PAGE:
Returning to The Patch Smith, I found a whole page dedicated to ladybird projects. If you scroll down, you’ll find a FPP pattern for a simple ladybird. Add some embroidered legs and antennae to make it ‘come alive’.


FPP ladybird pattern by The Patch Smith

Bird house

For a wide selection of birdhouse, head over to the Quilt Inspiration portal where you’ll be able to find hundreds of free quilts including some very cute bird houses. Once you find something you like, click on the link to head over to the blog with the actual pattern.

Mr Fox

Sewing under the Rainbow has a really cute FPP pattern for a fox and a maple leaf available for free. The website is written in both English and Polish, so just scroll down if the language looks unfamiliar. Make sure you take your time identifying which pieces should be in which colour and the order to assemble them all. Still, I managed to swap a few pieces around, but decided to leave them. I made the maple leaf in the background green, to ensure it stands out, rather than look like the bushy tail of the fox.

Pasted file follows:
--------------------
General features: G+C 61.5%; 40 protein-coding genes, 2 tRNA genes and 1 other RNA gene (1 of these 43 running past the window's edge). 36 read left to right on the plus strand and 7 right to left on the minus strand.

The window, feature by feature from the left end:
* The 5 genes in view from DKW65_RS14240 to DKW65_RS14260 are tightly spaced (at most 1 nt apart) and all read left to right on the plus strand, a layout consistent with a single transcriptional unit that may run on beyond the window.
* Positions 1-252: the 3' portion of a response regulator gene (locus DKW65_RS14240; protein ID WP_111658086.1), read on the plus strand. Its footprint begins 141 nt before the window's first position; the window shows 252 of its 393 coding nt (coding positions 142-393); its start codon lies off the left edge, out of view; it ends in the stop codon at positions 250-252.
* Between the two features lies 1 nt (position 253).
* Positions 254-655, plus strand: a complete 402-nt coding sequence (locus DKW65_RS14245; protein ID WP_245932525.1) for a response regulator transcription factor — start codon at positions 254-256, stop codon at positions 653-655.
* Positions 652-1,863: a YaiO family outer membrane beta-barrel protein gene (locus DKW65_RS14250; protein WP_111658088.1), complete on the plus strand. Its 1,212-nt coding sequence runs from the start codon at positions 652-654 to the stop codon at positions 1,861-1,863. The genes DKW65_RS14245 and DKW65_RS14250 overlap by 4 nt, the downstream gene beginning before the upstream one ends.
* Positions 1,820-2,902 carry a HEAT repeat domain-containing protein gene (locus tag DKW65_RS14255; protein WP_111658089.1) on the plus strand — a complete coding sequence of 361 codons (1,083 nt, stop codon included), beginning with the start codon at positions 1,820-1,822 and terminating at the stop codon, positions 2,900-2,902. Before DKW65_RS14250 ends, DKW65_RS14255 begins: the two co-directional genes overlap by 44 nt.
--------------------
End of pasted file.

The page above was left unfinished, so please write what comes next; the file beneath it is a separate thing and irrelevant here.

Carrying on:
Maple Fox, designed by Sewing under the Rainbow

See more of my work

To see my other blogs including stash busting ideas and the quilting book club, please see my blog page here on UKQU or find me on Instagram as BossyOz.

More blogs in the #GFBH2020 series

To see all the other amazing blogs and patterns in this series, please click here.


* the patterns included above were all free at the time of writing this blog (August/September 2020)

Disclaimer: The designs for all of the blocks included in this blog were made by others, but the blocks shared were all sewn by me.